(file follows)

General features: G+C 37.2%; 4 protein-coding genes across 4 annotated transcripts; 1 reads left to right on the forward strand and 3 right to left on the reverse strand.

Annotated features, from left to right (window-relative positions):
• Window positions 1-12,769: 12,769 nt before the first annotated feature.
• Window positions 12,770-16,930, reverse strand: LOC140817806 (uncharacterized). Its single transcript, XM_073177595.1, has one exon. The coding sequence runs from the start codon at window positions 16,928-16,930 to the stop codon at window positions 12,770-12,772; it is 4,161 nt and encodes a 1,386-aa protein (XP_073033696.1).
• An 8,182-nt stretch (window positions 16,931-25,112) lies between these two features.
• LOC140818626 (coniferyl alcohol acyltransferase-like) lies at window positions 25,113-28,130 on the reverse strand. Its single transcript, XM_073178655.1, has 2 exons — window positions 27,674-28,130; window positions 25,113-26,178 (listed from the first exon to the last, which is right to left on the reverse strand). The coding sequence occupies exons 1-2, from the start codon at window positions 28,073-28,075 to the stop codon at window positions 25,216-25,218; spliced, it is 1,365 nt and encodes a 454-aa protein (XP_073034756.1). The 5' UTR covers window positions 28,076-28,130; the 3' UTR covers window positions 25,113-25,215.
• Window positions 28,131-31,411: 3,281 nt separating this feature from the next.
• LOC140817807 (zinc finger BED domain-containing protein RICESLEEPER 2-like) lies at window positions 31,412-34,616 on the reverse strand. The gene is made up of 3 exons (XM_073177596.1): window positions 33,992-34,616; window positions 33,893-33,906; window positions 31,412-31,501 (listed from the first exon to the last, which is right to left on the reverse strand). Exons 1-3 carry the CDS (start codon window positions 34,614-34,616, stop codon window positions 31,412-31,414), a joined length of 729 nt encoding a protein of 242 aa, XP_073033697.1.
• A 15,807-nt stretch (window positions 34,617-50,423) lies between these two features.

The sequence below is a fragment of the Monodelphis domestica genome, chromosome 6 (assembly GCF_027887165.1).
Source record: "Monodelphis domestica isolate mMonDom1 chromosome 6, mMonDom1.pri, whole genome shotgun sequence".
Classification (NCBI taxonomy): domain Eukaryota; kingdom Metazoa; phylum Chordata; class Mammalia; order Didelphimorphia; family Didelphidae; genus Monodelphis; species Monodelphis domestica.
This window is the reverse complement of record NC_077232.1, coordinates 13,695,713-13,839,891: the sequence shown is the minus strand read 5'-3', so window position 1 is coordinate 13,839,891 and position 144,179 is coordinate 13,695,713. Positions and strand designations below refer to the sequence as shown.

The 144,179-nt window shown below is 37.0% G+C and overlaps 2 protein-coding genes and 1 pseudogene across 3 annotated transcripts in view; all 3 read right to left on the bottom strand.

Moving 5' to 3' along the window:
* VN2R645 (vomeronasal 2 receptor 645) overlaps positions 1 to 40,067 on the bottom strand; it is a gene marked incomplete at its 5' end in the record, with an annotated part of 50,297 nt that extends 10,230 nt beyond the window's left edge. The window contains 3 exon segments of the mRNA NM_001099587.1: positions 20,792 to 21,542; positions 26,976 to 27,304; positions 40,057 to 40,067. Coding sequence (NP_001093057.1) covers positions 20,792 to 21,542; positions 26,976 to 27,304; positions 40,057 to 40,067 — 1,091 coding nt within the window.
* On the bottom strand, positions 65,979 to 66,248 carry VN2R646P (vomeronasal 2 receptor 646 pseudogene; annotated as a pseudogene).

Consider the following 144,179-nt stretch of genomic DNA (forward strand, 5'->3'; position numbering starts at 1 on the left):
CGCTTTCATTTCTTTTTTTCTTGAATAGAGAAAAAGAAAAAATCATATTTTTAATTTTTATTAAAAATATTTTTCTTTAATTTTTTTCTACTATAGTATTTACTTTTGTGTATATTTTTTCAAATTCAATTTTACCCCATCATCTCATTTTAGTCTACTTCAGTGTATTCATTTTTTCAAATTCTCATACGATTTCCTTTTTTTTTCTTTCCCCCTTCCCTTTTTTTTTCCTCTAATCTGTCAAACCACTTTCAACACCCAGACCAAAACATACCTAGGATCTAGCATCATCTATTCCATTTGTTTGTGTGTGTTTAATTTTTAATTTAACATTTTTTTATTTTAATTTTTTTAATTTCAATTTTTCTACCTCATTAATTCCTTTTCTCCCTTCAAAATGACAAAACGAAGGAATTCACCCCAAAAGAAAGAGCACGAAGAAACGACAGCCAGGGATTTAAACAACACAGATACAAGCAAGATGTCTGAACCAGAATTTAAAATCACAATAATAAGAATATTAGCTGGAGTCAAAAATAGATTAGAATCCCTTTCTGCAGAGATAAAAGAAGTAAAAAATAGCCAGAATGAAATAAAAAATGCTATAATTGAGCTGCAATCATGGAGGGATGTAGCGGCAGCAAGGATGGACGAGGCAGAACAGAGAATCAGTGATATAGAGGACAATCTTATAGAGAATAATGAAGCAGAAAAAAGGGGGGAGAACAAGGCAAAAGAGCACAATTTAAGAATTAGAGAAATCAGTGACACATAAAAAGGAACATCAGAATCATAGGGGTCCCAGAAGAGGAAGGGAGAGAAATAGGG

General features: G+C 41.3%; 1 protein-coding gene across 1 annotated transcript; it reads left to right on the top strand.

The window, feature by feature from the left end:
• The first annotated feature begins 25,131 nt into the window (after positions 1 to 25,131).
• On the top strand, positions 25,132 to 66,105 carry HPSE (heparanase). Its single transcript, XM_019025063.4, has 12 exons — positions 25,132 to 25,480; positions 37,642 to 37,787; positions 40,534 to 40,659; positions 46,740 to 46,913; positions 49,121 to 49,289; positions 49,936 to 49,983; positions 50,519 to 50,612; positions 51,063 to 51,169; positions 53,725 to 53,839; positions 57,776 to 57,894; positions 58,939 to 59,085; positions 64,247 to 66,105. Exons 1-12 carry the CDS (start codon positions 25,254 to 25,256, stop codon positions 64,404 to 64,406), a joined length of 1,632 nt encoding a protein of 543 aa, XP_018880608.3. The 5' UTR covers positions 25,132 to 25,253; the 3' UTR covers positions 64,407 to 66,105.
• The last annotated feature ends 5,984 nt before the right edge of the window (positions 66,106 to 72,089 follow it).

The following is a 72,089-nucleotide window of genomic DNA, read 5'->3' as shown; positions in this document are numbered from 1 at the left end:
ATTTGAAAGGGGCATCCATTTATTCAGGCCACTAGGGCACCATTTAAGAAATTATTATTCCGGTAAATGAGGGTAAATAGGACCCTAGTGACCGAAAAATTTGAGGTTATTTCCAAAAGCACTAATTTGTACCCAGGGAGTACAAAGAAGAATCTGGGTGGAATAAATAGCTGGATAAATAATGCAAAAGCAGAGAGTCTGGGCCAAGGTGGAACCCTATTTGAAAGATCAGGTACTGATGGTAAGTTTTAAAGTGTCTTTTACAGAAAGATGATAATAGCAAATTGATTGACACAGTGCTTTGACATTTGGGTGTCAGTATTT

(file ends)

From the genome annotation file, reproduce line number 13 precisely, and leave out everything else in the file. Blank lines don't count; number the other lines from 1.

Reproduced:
This window is the reverse complement of record NC_077232.1, coordinates 13,695,713-13,839,891: the sequence shown is the minus strand read 5'-3', so window position 1 is coordinate 13,839,891 and position 144,179 is coordinate 13,695,713. Positions and strand designations below refer to the sequence as shown.